The other four plants — U.S. Steel’s Minntac in Mountain Iron and Keetac in Keewatin and Cliffs’ Hibbing Taconite in Hibbing and United Taconite in Eveleth and Forbes — said reaching 72% reduction in mercury emissions was cost-prohibitive or not technically achievable.
Technologies were often well above the $7,100 per pound of mercury reduction that the taconite industry considers as an acceptable cost. Some technologies would run into the hundreds of thousands of dollars per pound, the companies said.
But McDonnell of the MPCA said the agency is “bullish” on activated carbon injection, which can control mercury emissions coming out of the stack.
“We want to understand how we can work with companies to install control technology like that,” McDonnell said.
Cliffs did not respond to the News Tribune’s request for comment.
In an emailed statement, U.S. Steel spokesperson Amanda Malkowski said the company is in compliance with the mercury rule and noted the 2018 plans are still under review by the MPCA.
Mercury emissions at Minnesota taconite plants largely unchanged
“U.S. Steel continues its commitment to environmental protection, as shown by the ongoing mercury air emission reductions that have taken place at Keetac and Minntac for over 15 years,” Malkowski said.
Two plants that are not operating — Mesabi Metallics and Mesabi Nugget — said they would reduce emissions by 72% and 50%, respectively. However, Mesabi Metallics in Nashwauk is half-built and just lost its leases while the Mesabi Nugget iron nugget plant near Aurora, which opened in 2009, has been indefinitely idled since 2015.
McDonnell said the MPCA still believes 72% mercury emission reductions at each plant by 2025 is achievable and said the agency wants to work with companies to make it happen.
He would not specify what regulatory actions the MPCA could take against the companies to ensure they meet the 2025 goals but acknowledged the agency understands both the importance of the taconite industry to the state and the seriousness of mercury pollution.
“We’re in that cross — that tough spot,” McDonnell said.
But the agency is urging federal regulators to step in.
In September, the MPCA petitioned the EPA to set mercury standard on the taconite industry, something the federal agency has avoided for more than 30 years despite orders from U.S. Congress and a federal appeals court.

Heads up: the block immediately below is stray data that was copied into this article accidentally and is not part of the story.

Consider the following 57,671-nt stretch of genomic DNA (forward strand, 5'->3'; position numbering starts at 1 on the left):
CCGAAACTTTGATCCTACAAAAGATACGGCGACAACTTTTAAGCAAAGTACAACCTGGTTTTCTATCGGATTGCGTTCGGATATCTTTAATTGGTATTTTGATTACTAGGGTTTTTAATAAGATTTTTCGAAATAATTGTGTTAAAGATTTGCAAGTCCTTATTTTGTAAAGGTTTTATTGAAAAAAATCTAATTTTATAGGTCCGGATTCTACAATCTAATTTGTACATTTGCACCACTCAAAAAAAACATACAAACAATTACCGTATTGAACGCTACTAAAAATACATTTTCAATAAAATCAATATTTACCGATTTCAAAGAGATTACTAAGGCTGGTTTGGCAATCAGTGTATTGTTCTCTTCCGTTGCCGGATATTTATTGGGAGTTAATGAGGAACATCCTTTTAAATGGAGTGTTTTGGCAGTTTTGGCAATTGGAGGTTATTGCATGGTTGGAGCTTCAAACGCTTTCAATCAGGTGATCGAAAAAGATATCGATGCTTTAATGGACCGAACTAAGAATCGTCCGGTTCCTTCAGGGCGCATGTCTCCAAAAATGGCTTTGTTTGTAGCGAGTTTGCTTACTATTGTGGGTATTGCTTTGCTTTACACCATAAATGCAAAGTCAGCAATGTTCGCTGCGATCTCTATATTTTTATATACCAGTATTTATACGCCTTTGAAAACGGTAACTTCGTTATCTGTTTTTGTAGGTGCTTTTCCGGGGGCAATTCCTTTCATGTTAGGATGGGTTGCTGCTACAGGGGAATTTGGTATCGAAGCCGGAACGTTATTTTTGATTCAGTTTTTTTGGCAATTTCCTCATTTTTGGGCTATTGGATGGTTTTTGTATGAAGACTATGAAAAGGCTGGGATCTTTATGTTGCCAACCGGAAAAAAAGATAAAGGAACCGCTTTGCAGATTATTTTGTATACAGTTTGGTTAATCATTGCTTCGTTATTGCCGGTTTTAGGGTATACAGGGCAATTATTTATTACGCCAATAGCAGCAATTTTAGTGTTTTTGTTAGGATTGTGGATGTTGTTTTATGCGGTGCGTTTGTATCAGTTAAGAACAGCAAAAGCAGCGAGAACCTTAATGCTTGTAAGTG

Through that, McDonnell said the EPA could require taconite plants to use a standard mercury-reduction technology across the industry.
“(Taconite plants) are the biggest driver right now for our (mercury) air emissions in the state. … That’s why it’s critical to continue to work with EPA to push on this,” McDonnell said.
Mercury, a potent neurotoxin that can harm human health even in small amounts, is found naturally in the Earth’s crust. While it is released into the environment from volcanic activity and weathering of rocks, its largest source is human activity, including burning coal and processing taconite iron ore, among other industries.
Mercury that falls to Earth can come from local and regional sources, but 90% of mercury in Minnesota originates from outside the state. That mercury can become toxic — called methylation — as it moves through the environment, falling back to Earth in the rain and snow and into water bodies. It can build up in small creatures, fish and animals that eat fish, including loons, eagles and people.
For fetuses, infants and children, the U.S. Environmental Protection Agency says the primary health effect of methylmercury is impaired neurological development. Methylmercury exposure in the womb, which can result from a mother’s consumption of fish and shellfish that contain methylmercury, can adversely affect a baby’s growing brain and nervous system. Impacts on cognitive thinking, memory, attention, language, and fine motor and visual/spatial skills have been seen in children exposed to methylmercury in the womb. Recent studies have shown that the developing nervous system of the fetus may be more vulnerable to methylmercury than is the adult nervous system.